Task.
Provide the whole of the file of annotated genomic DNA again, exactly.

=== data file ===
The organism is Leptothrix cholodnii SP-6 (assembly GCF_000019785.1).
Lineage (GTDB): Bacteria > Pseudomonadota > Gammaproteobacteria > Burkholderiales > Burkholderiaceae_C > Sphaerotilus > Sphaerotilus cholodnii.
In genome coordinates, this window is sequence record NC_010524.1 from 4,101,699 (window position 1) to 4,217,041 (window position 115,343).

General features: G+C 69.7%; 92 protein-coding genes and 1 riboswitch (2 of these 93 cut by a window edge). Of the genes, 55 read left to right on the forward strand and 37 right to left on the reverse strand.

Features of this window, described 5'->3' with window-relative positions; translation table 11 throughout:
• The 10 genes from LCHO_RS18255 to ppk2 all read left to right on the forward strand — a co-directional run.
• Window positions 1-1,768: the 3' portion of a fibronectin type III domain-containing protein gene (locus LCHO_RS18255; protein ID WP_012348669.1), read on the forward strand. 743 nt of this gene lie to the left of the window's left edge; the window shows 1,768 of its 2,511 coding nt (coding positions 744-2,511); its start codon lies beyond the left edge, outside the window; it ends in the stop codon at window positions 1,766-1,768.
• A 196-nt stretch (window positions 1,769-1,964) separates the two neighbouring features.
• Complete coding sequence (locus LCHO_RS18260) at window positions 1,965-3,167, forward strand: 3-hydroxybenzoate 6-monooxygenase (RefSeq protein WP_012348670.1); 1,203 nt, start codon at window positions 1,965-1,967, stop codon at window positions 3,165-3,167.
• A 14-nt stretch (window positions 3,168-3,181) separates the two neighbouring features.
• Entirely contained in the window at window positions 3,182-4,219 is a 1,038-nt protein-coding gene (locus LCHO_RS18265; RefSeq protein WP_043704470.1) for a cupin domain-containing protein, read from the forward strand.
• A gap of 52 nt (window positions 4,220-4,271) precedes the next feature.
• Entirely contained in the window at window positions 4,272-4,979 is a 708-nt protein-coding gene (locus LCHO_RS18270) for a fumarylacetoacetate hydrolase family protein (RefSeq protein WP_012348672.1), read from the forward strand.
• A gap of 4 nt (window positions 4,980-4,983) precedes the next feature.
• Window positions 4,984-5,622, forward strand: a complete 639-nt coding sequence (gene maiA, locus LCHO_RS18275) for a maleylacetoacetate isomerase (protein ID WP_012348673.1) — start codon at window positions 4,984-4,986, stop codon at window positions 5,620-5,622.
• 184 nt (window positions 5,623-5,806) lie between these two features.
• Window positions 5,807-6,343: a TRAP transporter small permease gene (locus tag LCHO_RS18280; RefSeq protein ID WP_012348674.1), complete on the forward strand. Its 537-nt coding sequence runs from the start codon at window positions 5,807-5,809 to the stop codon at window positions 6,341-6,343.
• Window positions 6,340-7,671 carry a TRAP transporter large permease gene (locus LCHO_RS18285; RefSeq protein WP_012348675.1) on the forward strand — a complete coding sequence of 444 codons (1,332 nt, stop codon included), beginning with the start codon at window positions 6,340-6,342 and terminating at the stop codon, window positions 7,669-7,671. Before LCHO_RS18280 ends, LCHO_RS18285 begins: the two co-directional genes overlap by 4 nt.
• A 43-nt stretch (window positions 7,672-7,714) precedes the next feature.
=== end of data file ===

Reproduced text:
The organism is Leptothrix cholodnii SP-6 (assembly GCF_000019785.1).
Lineage (GTDB): Bacteria > Pseudomonadota > Gammaproteobacteria > Burkholderiales > Burkholderiaceae_C > Sphaerotilus > Sphaerotilus cholodnii.
In genome coordinates, this window is sequence record NC_010524.1 from 4,101,699 (window position 1) to 4,217,041 (window position 115,343).

General features: G+C 69.7%; 92 protein-coding genes and 1 riboswitch (2 of these 93 cut by a window edge). Of the genes, 55 read left to right on the forward strand and 37 right to left on the reverse strand.

Features of this window, described 5'->3' with window-relative positions; translation table 11 throughout:
• The 10 genes from LCHO_RS18255 to ppk2 all read left to right on the forward strand — a co-directional run.
• Window positions 1-1,768: the 3' portion of a fibronectin type III domain-containing protein gene (locus LCHO_RS18255; protein ID WP_012348669.1), read on the forward strand. 743 nt of this gene lie to the left of the window's left edge; the window shows 1,768 of its 2,511 coding nt (coding positions 744-2,511); its start codon lies beyond the left edge, outside the window; it ends in the stop codon at window positions 1,766-1,768.
• A 196-nt stretch (window positions 1,769-1,964) separates the two neighbouring features.
• Complete coding sequence (locus LCHO_RS18260) at window positions 1,965-3,167, forward strand: 3-hydroxybenzoate 6-monooxygenase (RefSeq protein WP_012348670.1); 1,203 nt, start codon at window positions 1,965-1,967, stop codon at window positions 3,165-3,167.
• A 14-nt stretch (window positions 3,168-3,181) separates the two neighbouring features.
• Entirely contained in the window at window positions 3,182-4,219 is a 1,038-nt protein-coding gene (locus LCHO_RS18265; RefSeq protein WP_043704470.1) for a cupin domain-containing protein, read from the forward strand.
• A gap of 52 nt (window positions 4,220-4,271) precedes the next feature.
• Entirely contained in the window at window positions 4,272-4,979 is a 708-nt protein-coding gene (locus LCHO_RS18270) for a fumarylacetoacetate hydrolase family protein (RefSeq protein WP_012348672.1), read from the forward strand.
• A gap of 4 nt (window positions 4,980-4,983) precedes the next feature.
• Window positions 4,984-5,622, forward strand: a complete 639-nt coding sequence (gene maiA, locus LCHO_RS18275) for a maleylacetoacetate isomerase (protein ID WP_012348673.1) — start codon at window positions 4,984-4,986, stop codon at window positions 5,620-5,622.
• 184 nt (window positions 5,623-5,806) lie between these two features.
• Window positions 5,807-6,343: a TRAP transporter small permease gene (locus tag LCHO_RS18280; RefSeq protein ID WP_012348674.1), complete on the forward strand. Its 537-nt coding sequence runs from the start codon at window positions 5,807-5,809 to the stop codon at window positions 6,341-6,343.
• Window positions 6,340-7,671 carry a TRAP transporter large permease gene (locus LCHO_RS18285; RefSeq protein WP_012348675.1) on the forward strand — a complete coding sequence of 444 codons (1,332 nt, stop codon included), beginning with the start codon at window positions 6,340-6,342 and terminating at the stop codon, window positions 7,669-7,671. Before LCHO_RS18280 ends, LCHO_RS18285 begins: the two co-directional genes overlap by 4 nt.
• A 43-nt stretch (window positions 7,672-7,714) precedes the next feature.